Compared to the overall story outlined in Acts, it seems that this chapter has only to say that God wanted Paul to arrive in Rome and, therefore, saved him from the shipwreck: it seems little to justify this detailed story, we will therefore try to grasp other aspects of it.
The story begins with: «When it was decided that we should sail for Italy». This means that there was also Luke on the ship, who presumably was there as Paul’s assistant, and since Luke saw God at work on that trip, this itself is a good reason to tell the story.
The manner in which Luke recounts the facts allows him to make a close parallel with Joseph who, like Paul, found himself unjustly imprisoned (Gen 39:20; Acts 26:31), but was immediately well-liked by the jailer (Gen 39:21; Acts 27:3), receiving from God the solution to serious problems concerning the community (Gen 41:25ff; Acts 27:21-24), being prompted to assume responsibility for conducting operations (Gen 41:41; Acts 27:31-38), so God’s blessing was enjoyed by all (Gen 42:6; Acts 27:44).
Paul, unlike Joseph, would remain formally a prisoner, but in essence free, since he could evangelise Malta (28:1-10), stay seven days with the brothers of Puteoli (28:14) and wait for the trial not in prison, but in a home and being able to receive all (28:16,30).
Paul gave a first warning with modesty (27:10), but the centurion trusted more the expert, the owner, the majority and an encouraging fact, represented by a slight wind in the right direction (vv. 11-13): who of us would not do as the centurion did? Paul had to intervene again and with more authority, with the risky announcement that an angel of God had spoken to him and that, as God wanted him to appear before Caesar, he would save everyone, even though the ship would have been lost for not having listened to him the first time (vv. 21-25).
The fulfilment of the prophecy, however, would not have been automatic and outside the freedom of those to whom salvation had been promised. Indeed, the emergence of gestures of distrust towards the promise of God made Paul say that (prophecy or no prophecy), if they would not manifest concretely a confidence in the word that God had addressed to them, that promise would not have been realised. The soldiers understood the message well and deprived themselves of the lifeboat, which represented the “plan B” guarantee, in the event that the “plan A” announced by Paul would prove ineffective (vv. 30-32).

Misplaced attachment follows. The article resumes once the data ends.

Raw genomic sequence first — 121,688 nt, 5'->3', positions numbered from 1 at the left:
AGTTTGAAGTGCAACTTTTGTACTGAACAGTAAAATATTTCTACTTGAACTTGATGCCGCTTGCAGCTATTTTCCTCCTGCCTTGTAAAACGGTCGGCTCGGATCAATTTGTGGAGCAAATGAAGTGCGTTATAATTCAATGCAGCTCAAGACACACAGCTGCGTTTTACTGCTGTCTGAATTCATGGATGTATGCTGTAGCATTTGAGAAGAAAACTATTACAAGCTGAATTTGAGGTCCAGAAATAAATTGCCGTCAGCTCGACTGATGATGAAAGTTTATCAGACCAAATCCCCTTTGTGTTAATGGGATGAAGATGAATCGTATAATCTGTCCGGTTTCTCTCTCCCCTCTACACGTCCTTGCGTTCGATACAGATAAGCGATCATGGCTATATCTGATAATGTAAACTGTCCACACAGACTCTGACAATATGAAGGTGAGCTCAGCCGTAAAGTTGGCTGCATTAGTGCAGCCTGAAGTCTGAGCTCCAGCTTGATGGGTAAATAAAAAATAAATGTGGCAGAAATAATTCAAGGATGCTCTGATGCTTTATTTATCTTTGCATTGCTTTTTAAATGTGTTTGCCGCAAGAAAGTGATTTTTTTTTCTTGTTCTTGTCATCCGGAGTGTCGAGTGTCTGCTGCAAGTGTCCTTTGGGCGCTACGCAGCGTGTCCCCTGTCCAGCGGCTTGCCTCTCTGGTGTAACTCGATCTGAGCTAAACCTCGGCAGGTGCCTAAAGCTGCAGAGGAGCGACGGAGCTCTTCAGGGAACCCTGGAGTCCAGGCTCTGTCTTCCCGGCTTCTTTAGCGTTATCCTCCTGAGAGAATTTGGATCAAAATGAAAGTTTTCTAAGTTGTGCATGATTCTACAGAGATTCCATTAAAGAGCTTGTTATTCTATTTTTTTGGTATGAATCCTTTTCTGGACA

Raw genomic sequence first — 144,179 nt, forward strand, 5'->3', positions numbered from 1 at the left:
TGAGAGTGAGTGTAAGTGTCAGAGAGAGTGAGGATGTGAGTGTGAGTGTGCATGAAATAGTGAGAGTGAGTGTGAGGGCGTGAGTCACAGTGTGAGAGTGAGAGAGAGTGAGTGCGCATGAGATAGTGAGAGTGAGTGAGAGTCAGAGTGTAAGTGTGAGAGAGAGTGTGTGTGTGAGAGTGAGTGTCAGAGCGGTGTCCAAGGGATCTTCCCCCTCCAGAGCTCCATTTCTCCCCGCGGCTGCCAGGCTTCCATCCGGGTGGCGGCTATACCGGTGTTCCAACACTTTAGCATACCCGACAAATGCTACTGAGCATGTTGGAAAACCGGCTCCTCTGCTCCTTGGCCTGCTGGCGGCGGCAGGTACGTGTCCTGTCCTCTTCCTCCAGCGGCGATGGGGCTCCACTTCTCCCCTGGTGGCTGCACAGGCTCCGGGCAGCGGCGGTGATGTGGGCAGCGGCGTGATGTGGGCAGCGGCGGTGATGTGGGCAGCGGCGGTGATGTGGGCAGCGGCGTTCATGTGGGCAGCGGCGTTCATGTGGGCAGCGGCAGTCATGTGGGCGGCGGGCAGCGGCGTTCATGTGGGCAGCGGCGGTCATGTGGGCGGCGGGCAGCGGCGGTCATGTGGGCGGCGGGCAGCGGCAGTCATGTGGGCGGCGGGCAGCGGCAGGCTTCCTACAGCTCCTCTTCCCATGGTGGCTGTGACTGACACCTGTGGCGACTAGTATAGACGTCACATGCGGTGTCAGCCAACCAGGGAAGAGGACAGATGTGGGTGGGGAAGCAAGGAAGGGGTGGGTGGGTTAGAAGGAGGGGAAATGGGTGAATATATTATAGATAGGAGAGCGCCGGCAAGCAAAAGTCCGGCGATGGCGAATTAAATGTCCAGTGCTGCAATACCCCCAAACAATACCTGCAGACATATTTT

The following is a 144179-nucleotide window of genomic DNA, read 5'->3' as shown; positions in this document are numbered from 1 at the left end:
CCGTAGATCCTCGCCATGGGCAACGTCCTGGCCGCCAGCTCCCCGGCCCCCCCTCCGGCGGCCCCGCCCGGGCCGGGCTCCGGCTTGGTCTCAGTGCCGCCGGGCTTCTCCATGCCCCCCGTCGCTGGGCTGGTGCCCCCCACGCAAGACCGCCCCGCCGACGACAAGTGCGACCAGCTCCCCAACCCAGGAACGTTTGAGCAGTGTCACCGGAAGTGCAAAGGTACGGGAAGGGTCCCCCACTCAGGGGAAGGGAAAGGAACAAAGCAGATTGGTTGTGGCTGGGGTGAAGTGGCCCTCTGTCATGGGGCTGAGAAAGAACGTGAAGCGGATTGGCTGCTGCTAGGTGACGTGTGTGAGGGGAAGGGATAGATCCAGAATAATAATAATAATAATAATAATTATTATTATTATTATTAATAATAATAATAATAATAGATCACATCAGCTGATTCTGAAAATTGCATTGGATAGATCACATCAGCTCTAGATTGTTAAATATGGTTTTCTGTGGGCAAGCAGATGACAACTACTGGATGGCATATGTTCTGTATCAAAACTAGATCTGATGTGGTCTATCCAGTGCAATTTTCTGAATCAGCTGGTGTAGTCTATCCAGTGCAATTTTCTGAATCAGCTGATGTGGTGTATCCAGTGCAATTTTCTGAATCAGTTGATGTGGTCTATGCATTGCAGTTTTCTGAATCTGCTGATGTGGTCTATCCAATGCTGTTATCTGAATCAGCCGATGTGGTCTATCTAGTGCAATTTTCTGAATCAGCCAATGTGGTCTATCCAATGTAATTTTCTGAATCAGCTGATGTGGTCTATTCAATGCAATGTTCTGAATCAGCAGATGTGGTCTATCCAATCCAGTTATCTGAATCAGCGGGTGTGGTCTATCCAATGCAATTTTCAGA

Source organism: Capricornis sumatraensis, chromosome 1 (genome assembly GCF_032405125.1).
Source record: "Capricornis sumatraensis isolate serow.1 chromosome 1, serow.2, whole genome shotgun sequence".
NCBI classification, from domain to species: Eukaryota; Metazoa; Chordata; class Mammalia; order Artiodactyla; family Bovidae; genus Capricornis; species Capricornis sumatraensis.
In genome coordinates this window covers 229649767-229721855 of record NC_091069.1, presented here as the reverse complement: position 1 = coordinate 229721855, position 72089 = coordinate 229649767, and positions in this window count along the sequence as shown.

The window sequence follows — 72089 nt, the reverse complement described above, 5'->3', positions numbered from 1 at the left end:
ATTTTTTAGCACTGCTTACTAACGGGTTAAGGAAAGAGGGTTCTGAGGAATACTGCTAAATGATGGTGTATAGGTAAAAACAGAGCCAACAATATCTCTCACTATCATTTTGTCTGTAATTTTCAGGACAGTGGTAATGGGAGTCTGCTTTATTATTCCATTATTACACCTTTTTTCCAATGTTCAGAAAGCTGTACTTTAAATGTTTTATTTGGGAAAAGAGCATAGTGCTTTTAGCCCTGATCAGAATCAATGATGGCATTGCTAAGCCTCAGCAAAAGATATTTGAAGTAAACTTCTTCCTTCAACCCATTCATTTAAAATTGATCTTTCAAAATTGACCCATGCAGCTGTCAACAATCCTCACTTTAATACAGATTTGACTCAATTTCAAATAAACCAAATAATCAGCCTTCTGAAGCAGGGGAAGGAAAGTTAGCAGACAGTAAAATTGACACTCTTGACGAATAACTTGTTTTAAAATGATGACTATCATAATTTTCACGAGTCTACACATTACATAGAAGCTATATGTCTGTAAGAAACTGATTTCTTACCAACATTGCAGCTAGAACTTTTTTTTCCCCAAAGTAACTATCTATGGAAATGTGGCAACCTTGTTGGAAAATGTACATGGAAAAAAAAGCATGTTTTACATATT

Another “gesture of faith” that Paul invited to make, setting an example, was to eat (vv. 33-38), in order to be ready to make the personal effort necessary to reach salvation on the beach.
The 276 people on board were all saved: was it by faith or by works? By decree of God or by making use of their freedom? I believe that the whole Bible teaches us that these are wrong questions, that arise from our limited point of view, because when God works, He does it with complexity (which brings together prophecy and freedom) and not in obedience to one or the other theological scheme, within which we may be tempted to lock the Bible up in, which instead reflects the complexity of God.
A secondary aspect of this story is that it makes one perceive an “internal evidence”, and so that this is a lived chronicle and not a fictional story. Therefore, it is as if with it Luke had placed a “stamp of authenticity” that enhances the whole work.
We will dwell separately (Further Insight n. 16) on a possible purpose of Luke in telling this journey in detail: to make the Romans understand how much God wanted Paul to preach in Rome.